¿Quieres leerlo en español? Want to read this in Spanish? ¡Haz click aquí!

The waves of the Pacific are widely famous within the surfing community because they are both fun and challenging to ride. But did you know it is also possible to surf on lakes? If you’re a traveling surfer in search of the best waves, this blog will show you the fascinating contrast between the imposing and warm waves of the Ecuadorian Pacific and the challenging waters of The Great Lakes in North America.

two surfers sharing a wave in Lake Superior in the winter
Two surfers sharing a wave on Lake Superior, March 2022. @teigansgallery

Through the eyes of Isi, a traveling surfer, we explored how each surfing experience has become a unique and memorable chapter in her journey through these diverse aquatic landscapes. From the tropical shores of the Pacific to the cold waters of the Great Lakes, surfing reveals itself as a universal language that connects people beyond geographical boundaries, weaving exciting stories with each new wave.

a surfer walking down the beach with her surfboard in November on Lake Huron, Canada
Lake Huron, November 2023

Isi is originally from Toronto, Canada, but has lived for short periods in Ecuador. First in Canoa, a small surfing town in northern Ecuador, and this time in Olón, on the central coast of the Ecuadorian Pacific, so she is Ecuadorian at heart. Isi is currently in Mexico adding more stories to her traveling surfer career.

two surfers coming out of the water in November on Lake Huron, Canada
Isi & Co. with their wetsuits ready to go surf, November 2023

What do you love about surfing?

For me, surfing is about having fun. When I started out I got frustrated often because I wanted to be so much better than I was. But as soon as I realized that surfing is a personal sport and a relationship between you and the water, I stopped comparing myself to other surfers and stopped focusing on being ten steps ahead of where I was at. Every time you go in the water it’s something new, every time you catch a wave it’s a new challenge and learning experience, so I always go into the water with an open mind and resign myself to the fact that I can’t predict anything, and that always grounds me and humbles me.

As long as I had fun I’m happy with my session, it doesn’t matter how many waves I caught. My other favourite part of surfing is supporting my friends! I love surfing with other women and empowering them to try. It literally doesn’t matter if you catch a wave or not, just being out in the water with your board is so exciting, and the best way to contradict any kind of tension in the lineup is to cheer for your friends and cheer for yourself! And cheer even harder if it’s a wipeout!

a group of surfers cheering each other on in the water in Lake Ontario Canada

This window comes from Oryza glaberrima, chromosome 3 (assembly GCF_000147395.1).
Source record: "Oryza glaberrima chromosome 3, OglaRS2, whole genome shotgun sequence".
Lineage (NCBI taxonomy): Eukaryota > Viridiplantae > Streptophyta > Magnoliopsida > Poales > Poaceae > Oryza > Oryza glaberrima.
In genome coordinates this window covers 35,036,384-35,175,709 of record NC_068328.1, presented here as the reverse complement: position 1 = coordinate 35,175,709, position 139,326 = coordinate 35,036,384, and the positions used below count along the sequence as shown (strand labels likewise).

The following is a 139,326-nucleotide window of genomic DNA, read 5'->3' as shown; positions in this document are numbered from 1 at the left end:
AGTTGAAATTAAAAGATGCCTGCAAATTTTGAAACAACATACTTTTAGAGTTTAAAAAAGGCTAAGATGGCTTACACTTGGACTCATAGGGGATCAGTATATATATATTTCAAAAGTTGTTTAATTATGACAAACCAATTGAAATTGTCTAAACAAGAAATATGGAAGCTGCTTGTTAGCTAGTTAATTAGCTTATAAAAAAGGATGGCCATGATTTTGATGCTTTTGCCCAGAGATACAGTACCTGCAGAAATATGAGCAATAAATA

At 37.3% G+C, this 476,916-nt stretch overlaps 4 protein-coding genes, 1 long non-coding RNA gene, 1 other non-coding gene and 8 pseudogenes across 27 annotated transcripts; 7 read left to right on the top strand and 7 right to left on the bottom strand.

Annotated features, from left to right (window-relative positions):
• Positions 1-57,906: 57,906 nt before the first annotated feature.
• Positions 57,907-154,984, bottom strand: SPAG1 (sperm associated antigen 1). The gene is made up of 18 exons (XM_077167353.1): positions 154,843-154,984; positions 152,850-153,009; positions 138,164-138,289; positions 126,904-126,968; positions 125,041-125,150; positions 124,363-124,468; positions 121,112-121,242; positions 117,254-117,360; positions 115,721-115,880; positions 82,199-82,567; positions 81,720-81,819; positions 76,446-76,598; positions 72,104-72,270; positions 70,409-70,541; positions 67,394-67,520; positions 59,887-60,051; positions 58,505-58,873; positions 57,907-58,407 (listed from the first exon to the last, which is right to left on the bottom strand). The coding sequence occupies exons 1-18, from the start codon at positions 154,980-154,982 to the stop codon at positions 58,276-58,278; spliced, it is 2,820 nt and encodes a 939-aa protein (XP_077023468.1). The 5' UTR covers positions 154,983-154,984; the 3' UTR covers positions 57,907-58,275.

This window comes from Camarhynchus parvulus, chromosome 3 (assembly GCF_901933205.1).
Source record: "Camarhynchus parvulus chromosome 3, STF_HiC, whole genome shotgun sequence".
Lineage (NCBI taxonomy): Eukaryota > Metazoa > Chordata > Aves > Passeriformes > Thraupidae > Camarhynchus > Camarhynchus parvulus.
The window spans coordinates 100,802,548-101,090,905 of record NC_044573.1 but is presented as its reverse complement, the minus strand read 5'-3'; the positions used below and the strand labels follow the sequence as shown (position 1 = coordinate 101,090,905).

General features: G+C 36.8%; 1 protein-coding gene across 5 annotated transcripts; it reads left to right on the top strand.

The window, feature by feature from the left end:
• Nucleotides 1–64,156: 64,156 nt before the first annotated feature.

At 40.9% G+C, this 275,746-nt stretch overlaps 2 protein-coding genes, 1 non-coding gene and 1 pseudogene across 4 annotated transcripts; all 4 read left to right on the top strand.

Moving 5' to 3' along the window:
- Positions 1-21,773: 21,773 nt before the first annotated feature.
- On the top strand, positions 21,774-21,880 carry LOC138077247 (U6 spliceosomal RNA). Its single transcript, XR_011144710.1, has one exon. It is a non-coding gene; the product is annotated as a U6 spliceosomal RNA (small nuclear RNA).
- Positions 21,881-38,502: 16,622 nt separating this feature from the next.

Isi & Co. surfing the cold waters of Lake Ontario, December 2022

How did you feel living in Olón?

I loved it here. Everyone in Olón and on the Ecuadorian coast in general is so welcoming and kind. Every time I come here I feel immediately at home. The community in Olón is really special. Locals are so connected with the water and with the environment, and there’s a sense that everyone here really looks out for each other. Everyone here is so welcoming to tourists and I can really feel that they love to share their world with new people. I especially felt that with the surfers; they are always smiling and always happy to share their waves and their waters with new faces!

two traveling surfers watching the waves from the beach in Olon Ecuador
Isi and Mia checking out the waves before their surf session in Olón, January 2024

Tell us about The Great Lakes. What is your experience surfing those waves?

Like everyone who eventually surfs the lakes, I first thought it was impossible. I grew up living on Lake Ontario my whole life and had no clue that the coastline is filled with surf spots and incredible waves. After my first surf lesson in Portugal in 2019, I went home and immediately started researching how to surf at home, and a local Toronto surf shop popped up online. I went there (thinking it was just a surf shop for travelers) and started talking to Surf the Greats’ co-owner Lucas Murnaghan.

I literally said word for word “if I could surf on the lakes I would, but I know that’s impossible.” His face lit up with the biggest smile in the world. We talked for so long about the science behind lake waves and getting barrelled in a snowstorm. And that summer I saved up and bought a full set-up: 7 foot foamie, 5/4mm wetsuit, 7mm gloves, 7mm boots, boom. But I had no idea how hard it would be…